An exploration of interest rates

Vernon economist explores money in its many forms

  • Feb. 14, 2018 10:30 a.m.

How interesting are interest rates?

Good question, I’m glad you asked! Interest rates, when allowed to float freely in the marketplace, usually indicate the degree of risk in the money lending/borrowing business, from bank loans and mortgages, to government borrowing to finance deficits, and so on. Long-term average interest rates for non-risky ventures are about five per cent. Around 1980, when inflation was in the realm of 18 per cent, prime rate interest was about 20 per cent to cover inflation costs and provide a net two per cent return on money loaned.

More recently governments around the world have been inflating their money supply, and their central banks have been buying much of their debt, sufficiently to push interest rates down to close to zero, and even into negative territory in some cases. This means that when buying government bonds or depositing money in banks, these institutions actually charged interest to store the money for the depositor. This situation has never happened before in history. It is a manifestation of serious mismanagement by the economic engineers who are trying to stimulate the economy by encouraging the public and corporations into borrowing in order to spend, and thus create more economic activity. What are the unintended consequences?

First, interest rates will inevitably revert to the norm, or increase even more depending upon several factors: the rate of inflation; loss in confidence in the government’s ability to manage the economy successfully over the longer term; other unexpected “black swan” events such as war, bank failures, oil prices rising to US$100/barrel, currency collapse. Should interest rates move much higher, most of what is termed the “western industrial countries” will be bankrupted because they cannot afford to pay normal or higher interest rates on their debt. That is, their interest payments would be larger than all the taxes they could collect.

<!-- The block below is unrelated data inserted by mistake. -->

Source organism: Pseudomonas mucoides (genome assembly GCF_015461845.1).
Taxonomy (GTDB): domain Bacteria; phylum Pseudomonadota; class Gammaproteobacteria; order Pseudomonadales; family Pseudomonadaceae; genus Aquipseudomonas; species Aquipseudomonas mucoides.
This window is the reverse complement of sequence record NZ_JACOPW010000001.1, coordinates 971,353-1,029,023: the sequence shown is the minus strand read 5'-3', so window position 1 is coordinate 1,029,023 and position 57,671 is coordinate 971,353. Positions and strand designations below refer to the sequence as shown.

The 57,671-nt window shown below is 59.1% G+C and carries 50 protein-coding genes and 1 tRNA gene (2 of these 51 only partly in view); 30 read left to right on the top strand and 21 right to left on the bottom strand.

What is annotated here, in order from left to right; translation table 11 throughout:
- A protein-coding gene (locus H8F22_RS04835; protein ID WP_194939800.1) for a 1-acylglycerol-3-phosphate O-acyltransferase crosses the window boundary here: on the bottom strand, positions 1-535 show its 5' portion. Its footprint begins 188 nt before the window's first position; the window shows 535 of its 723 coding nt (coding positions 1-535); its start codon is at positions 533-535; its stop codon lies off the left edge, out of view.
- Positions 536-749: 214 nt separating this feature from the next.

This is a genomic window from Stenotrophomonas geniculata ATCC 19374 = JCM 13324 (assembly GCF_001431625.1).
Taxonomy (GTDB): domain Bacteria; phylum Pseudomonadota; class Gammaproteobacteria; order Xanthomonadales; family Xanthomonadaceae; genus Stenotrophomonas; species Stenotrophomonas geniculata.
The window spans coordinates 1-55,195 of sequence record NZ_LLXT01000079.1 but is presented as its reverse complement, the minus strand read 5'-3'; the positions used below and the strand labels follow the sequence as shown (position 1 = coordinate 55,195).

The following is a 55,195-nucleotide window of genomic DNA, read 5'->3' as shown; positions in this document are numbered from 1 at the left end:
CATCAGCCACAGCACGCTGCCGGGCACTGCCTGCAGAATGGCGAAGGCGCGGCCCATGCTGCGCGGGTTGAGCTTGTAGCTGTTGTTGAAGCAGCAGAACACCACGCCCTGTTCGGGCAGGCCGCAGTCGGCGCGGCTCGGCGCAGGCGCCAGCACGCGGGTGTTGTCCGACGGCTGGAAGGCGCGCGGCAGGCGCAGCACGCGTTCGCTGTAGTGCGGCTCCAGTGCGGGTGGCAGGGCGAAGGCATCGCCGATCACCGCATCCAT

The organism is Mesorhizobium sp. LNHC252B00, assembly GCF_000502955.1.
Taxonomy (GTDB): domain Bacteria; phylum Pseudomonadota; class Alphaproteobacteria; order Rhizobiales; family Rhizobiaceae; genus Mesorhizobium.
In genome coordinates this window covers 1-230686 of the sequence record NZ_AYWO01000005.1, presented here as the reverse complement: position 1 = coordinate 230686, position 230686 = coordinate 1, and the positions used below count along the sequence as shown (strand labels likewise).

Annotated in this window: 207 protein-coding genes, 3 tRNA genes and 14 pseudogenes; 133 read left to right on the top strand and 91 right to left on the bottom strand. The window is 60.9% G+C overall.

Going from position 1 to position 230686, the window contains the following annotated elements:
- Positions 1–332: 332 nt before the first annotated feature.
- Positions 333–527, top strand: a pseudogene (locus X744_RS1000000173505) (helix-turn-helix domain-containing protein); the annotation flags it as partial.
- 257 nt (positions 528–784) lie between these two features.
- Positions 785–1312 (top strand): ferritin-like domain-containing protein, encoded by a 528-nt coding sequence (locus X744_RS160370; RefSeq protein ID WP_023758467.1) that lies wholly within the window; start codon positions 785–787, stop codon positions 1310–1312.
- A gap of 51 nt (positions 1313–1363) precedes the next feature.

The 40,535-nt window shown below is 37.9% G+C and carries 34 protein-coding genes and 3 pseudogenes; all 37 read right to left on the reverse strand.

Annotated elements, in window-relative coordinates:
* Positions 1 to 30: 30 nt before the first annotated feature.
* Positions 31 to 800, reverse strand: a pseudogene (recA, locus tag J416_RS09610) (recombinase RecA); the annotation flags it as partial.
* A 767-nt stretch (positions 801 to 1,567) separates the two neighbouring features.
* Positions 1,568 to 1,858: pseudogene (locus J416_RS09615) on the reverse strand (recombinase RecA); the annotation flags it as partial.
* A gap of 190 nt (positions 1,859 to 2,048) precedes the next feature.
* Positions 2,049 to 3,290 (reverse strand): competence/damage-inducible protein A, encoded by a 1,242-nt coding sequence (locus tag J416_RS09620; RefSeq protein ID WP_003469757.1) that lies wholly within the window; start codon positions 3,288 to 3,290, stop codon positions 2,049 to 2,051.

Second, retirement funding, whether organized funds or individuals saving for or already in retirement, cannot earn enough money via extremely low interest rates to remain solvent. Organized retirement funds are required to invest much of their money in “safe investments” such as government and high quality corporate bonds rather than riskier stock shares, etc. In fact, there are a number of municipal and state retirement funds in the U.S. which are bankrupt.

Third, individuals and corporations of all sizes are borrowing to live beyond their normal means. Individuals are being encouraged to invest in the stock market to increase returns, or to travel, or just to spend by borrowing against the equity in their homes at artificially low interest rates. Corporations are borrowing at low rates, often to buy back their shares to make their earnings per share look more favourable without actually improving the profitability of their operation. When interest rates revert to normal or higher, most of these loans will likely default, increasing the rate of bankruptcies, and thus generating an increasingly rapid decline in the economy.

There are credit rating agencies such as Standard & Poor’s which establish credit ratings of corporations and government entities based on their risky debt, taxation and spending levels. Other agencies assess our individual credit ratings. In all cases, the higher the risk, the lower the rating, and so the higher the interest rates charges for those entities. We are being subjected to the Chinese curse, “May you live in interesting times,” which include disorder and conflict. All too interesting!


Fred Aurag has been studying economics and the world scene from Vernon’s perspective for more than 30 years.

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